Rituals were an integral part of the Mayan culture. Bloodletting and animal sacrifice were important and commonly practiced rituals. These rituals were performed to please the gods and bring fertility and happiness. Some rituals were performed privately, while the others were public. Prayers were an important part of any rituals.
Mayans performed the rituals on specific days of the year and as such the rituals were closely related with celestial and terrestrial cycles. In almost every ritual, bloodletting by the humans was practised. Bloodletting was practised to appease the Maize God. It was a public ritual and normally performed by religious or political leaders. In the ritual sharp objects like stingray spine were pierced into the tongue, ear or foreskin of the person. The blood was poured over the idol of the god or was collected in a paper and burned. There have been instances of self-mutilation where people have sacrificed their own blood or a portion of their flesh to the gods.
Human sacrifice was also commonly practised by the Mayans. It was a belief that the blood of the victim will bring fertility and prosperity to the society. The Mayans felt that if they ignored the sacrifice ritual, it would anger the gods. In some ceremonies, the heart of the victim was burned. This act was thought to have appeased the gods. During the sacrifice cerremony, the victim was painted with blue dye.
Animals like dog, deer, turkey, jaguars, owls and quail were also used for sacrificing. Objects like feathers, flowers, seeds, maize and rubber were also used. Sacrifice was prohibited during the reign of Kukucan but, emerged afterwards. The sacrifice victims were kept in the Well of Sacrifice as an offering to the rain god. War prisoners or slaves were also sacrificed on a large scale.
Child sacrifice was another ritual practised by the Mayans. It is believed that illegitimate or orphans were sacrificed in a temple on certain days of the year. The heart of these children was removed and the blood was collected in a bowl. The blood was then scattered within the temple.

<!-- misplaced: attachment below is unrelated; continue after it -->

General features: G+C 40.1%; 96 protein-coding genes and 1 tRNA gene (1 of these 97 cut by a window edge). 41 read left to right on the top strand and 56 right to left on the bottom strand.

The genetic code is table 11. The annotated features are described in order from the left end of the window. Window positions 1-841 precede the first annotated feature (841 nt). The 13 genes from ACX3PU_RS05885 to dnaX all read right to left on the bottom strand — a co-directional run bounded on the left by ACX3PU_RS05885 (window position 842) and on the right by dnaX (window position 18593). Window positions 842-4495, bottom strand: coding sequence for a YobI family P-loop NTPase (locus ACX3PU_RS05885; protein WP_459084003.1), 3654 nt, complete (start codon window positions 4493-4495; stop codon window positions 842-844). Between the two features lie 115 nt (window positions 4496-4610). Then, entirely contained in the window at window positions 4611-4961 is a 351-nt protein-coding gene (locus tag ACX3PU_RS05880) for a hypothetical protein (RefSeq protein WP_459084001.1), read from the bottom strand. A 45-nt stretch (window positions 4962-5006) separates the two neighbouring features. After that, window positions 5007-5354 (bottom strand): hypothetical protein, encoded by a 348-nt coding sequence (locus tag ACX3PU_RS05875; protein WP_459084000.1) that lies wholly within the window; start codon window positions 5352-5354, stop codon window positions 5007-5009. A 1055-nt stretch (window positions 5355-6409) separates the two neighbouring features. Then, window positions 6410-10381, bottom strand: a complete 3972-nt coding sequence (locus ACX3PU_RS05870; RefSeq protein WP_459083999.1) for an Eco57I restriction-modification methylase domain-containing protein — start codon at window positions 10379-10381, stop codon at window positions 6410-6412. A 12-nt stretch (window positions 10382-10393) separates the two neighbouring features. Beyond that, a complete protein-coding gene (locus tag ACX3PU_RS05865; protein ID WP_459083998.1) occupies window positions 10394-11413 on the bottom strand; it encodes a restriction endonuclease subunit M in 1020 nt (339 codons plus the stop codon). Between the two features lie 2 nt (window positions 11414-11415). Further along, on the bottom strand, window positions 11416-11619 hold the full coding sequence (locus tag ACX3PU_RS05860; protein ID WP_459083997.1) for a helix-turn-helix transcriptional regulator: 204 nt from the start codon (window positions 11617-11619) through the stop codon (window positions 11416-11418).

Purification was one of the rituals practised by the Mayans. It included fasting, bathing, sexual abstinence and confession. One of the Mayan rituals was the grooming of young boys and girls for marriage. Other rituals performed included healing rituals, rituals for good rains and war rituals. Kingship rituals performed by the king were extremely important rituals.
Death rituals formed a significant part of the Mayan religion. Mayan people deeply honored and respected the dead. It was a belief that when a person died because of reasons like sacrifice, war or childbirth, the deceased directly sent to heaven. Commoners buried their dead under the floors of their houses with a tool or some object used by them.
A piece of maize was placed in the mouth of the deceased as it symbolized rebirth. Also, a jade or stone was kept in the mouth. At times, whistles made from rocks in the shape of animals or gods were kept next to the dead in his grave. Cinnabar was used to cover the grave as the red color symbolized death and re-birth. Cotton mantles were wrapped around the bodies of the deceased.
The graves were prepared in a manner according to the Mayan calendar cycles. Burial rituals for the kings comprised of necklace around the neck of the king. This necklace was made from jade and other objects like pottery, exotic shells, precious stones and many such things. Aristocrats and other wealthy people were also burried along with expensive objects.
Some other publicly performed rituals were dancing, theaterical performances, singing, ball games, offering prayer to gods and ritual humor. The Mayans celebrated dance festival with great enthusiasm. The festival was celebrated to honor Ixchel, the Moon goddess. In the festival a young woman was chosen to be sacrificed by the priests. This was followed by bloodletting and a ritual bath. In the public oriented rituals like dancing and dramas, the kings and other nobles were depicted as gods.